Alwar

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Alwar
Urban
Skyline of Alwar city
Scenic view of Alwar city from Bala Qila
Nickname: 
Green City
Alwar is located in Rajasthan
Alwar
Alwar
Coordinates: 27°32′59″N 76°38′08″E / 27.549780°N 76.635539°E / 27.549780; 76.635539Coordinates: 27°32′59″N 76°38′08″E / 27.549780°N 76.635539°E / 27.549780; 76.635539
CountryIndia
StateRajasthan
DistrictAlwar
Founded byPratap Singh
Government
 • BodyMunicipal Council
Elevation
268 m (879 ft)
Population
 (2018)
 • Urban461,618
 • Rank8th in Rajasthan
 • Metro
341,422
DemonymAlwariya
Languages
 • OfficialHindi
 • RegionalRajasthani, Mewati
Time zoneUTC+5:30 (IST)
PIN
301001, 301002
ISO 3166 codeRJ-IN
Vehicle registrationRJ-02 (Alwar)
RJ-40 (Bhiwadi)
Websitealwar.rajasthan.gov.in

Alwar (Pronunciation: [əlʋəɾ]) is a city located in India's National Capital Region and the administrative headquarters of Alwar District in the state of Rajasthan. It is located 150 km south of Delhi and 150 km north of Jaipur.

Etymology[edit]

There are many theories about the derivation of the name Alwar. Cunningham holds that the city derived its name from the Salva tribe and was originally Salwapur, then Salwar, Halawar and eventually Alwar, According to another school it was known as Aravalpur or the city of Aravali. Some others hold that city is named after Alaval Khan Mewati (Khanzada prince who wrested Alwar from Nikumbh Rajputs). A research conducted during the reign of Maharaja Jai Singh of Alwar revealed that Maharaja Alaghraj, second son of Maharaja Kakil of Amber. ruled the area in the eleventh century and his territory extended up to the present city of Alwar. He founded the city of Alpur in 1106 Vikrami Samvat (1049 A.D.) after his own name which eventually became Alwar. It was formerly spelt as Ulwar but in the reign of Jai Singh the spelling was changed to Alwar.[1][better source needed]

History[edit]

Ancient history[edit]

The ancient name of Alwar is Salva or Salwa (tribe).[2][3]Alwar was a part of the Matsya Kingdom, one of the 16 ancient Mahājanapadas.[4] In late Vedic texts (such as the Jaiminiya Brahmana), the Salva or Salvi tribe is described as a non-Vedic tribe that occupied Kurukshetra and conquered the Kuru Kingdom[5]

The Salvas[edit]

The Salvas settled along the Yamuna river and the Alwar province of Rajasthan after attacking the Kuru kingdom, and they later accepted Vedic culture by the end of the Vedic era as they converged with the remaining Kurus and the Surasena mahajanapada, near Matsya kingdom.[6]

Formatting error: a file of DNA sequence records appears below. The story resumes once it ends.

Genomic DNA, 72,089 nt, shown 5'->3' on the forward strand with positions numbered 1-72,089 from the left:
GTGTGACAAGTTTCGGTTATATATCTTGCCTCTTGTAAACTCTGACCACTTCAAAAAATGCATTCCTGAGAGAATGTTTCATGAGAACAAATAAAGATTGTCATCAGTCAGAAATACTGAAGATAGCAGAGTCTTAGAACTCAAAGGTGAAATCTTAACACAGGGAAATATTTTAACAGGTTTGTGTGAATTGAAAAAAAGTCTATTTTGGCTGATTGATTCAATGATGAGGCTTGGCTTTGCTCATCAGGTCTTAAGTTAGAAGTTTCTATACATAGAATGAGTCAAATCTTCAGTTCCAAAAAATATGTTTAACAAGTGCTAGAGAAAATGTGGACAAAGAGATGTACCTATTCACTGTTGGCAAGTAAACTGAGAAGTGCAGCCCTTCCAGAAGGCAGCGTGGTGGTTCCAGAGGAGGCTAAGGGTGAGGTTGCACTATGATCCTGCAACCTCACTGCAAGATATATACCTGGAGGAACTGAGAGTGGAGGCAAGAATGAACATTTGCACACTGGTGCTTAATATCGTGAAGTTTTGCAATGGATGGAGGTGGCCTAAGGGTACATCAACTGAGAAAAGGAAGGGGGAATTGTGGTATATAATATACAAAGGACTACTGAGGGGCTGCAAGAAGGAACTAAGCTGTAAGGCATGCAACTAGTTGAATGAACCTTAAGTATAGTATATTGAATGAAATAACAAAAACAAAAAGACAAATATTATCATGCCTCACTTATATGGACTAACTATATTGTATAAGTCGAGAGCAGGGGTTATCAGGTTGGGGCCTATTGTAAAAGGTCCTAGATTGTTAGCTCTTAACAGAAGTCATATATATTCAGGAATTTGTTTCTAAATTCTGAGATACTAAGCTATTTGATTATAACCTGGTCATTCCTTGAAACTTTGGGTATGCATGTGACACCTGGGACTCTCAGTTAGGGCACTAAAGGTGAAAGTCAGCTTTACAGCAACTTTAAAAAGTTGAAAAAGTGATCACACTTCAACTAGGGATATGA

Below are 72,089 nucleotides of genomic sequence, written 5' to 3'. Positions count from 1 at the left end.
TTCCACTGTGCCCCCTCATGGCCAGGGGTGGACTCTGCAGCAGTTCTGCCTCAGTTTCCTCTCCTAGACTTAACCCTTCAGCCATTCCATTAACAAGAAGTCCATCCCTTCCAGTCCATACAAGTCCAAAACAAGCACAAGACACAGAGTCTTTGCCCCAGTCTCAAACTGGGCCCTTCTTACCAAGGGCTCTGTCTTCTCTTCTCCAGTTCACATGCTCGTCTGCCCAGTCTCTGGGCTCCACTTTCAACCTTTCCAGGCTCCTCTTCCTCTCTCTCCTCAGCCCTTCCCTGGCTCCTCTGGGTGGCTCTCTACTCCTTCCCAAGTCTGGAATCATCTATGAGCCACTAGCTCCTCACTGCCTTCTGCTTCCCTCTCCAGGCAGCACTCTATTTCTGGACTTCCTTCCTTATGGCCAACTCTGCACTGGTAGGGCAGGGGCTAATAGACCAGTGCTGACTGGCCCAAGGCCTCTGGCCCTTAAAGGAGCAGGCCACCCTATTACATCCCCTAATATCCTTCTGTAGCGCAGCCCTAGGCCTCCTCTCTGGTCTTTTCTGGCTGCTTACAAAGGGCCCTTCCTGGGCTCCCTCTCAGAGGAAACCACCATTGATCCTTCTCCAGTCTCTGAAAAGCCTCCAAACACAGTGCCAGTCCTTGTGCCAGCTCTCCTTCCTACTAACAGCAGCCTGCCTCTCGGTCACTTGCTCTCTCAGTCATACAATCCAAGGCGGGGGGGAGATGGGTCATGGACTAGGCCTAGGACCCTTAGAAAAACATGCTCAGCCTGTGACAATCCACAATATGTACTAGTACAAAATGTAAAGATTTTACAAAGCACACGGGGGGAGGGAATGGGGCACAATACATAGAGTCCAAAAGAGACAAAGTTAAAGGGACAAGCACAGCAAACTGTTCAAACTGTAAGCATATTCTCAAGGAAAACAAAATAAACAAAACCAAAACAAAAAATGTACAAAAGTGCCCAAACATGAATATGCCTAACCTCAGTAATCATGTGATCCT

Medieval history[edit]

The Darbar of Raja Bakhtawar Singh of Alwar in 1810

From time to time, a different Rajput sub-clan came to rule Alwar. Examples include the Nikumbh, the Khanzada Rajputs, the Badgujar Rajput, and finally the Naruka (Kachwaha) Rajputs who took the control over this area. The Maratha Empire also ruled this region for a short period. A Rajput, Partap Singh, took the Alwar Fort from the Jat Raja of Bharatpur and laid down the foundation for modern day Alwar.

Hemchandra Vikramaditya (Hemu), born in Machari, Rajgarh, a village in Alwar, was a Hindu emperor of North India during the 16th century. This was a period when the Mughals and Afghans were vying for power in the region. Hemu captured Delhi on 7 October 1556 after defeating the Mughal forces in the Battle of Delhi in the Tughlaqabad area in Delhi, and became the de facto emperor. He won twenty-two battles in succession and became the last Hindu emperor of Delhi. In 1556, after his defeat in the Second Battle of Panipat, he was executed and Mughal regime was restored in North India.

Colonial era[edit]

Alwar State, a princely state established in 1770, was established by a Kachwaha Rajput named Pratap Singh who was earlier a jagirdar of "Dhai Gaon" (two-and-a-half villages) near Machari. His successor "Bakhtawar Singh Kachwaha" was defeated after launching an armed incursion into neighbouring Jaipur State (ruled by their Kachwaha seniors, erstwhile overlords of his predecessor) and being forced to accept the consequent treaty mediated by East India Company prohibiting him from political relations with other states without the consent of the colonial British.[7] According to the "Gazetteer of Ulwar" published by the British raj, Alwar State was subdivided into four regions:

  • Rath region: current Behror and Neemrana, was ruled by Lah Chauhan rajput zamindar who had descended from Prithviraj Chauhan.[8] Sahesh Mal was a son of Raja Sangat Singh Chauhan. Sangat was the great-grandson of Chahir Deo Chauhan, brother of famous king Prithviraj Chauhan.[9] In accordance with the pledge by the raja Sangat Singh Chauhan to his younger queen for marrying her in his old age, her two sons from him were bestowed the Rath area and its headquarter of Mandhan near Neemrana.[8] King Sangat Singh Chauhan's 19 sons from the older queen set out to seek their fortunes.[8] Of the 19 brothers, Harsh Dev Chauhan and Sahesh Mal Chauhan arrived in the Gurgaon district.[8] Lah Chauhan, the ruler of Rath, was a son of raja Sangat Singh Chauhan by the younger Rani whose two sons became inheritors of Raja Sangat Singh's territory of Rath with its headquarter at Mandhan when other 19 sons from the other wives were required to quit the kingdom as per the promise of Raja Sangat.[8][10][11][12]
New residential Buildings in Neemrana Alwar
  • Wai region: current Bansur and Thana Ghazi, was ruled by Shekhawat rajput zamindars.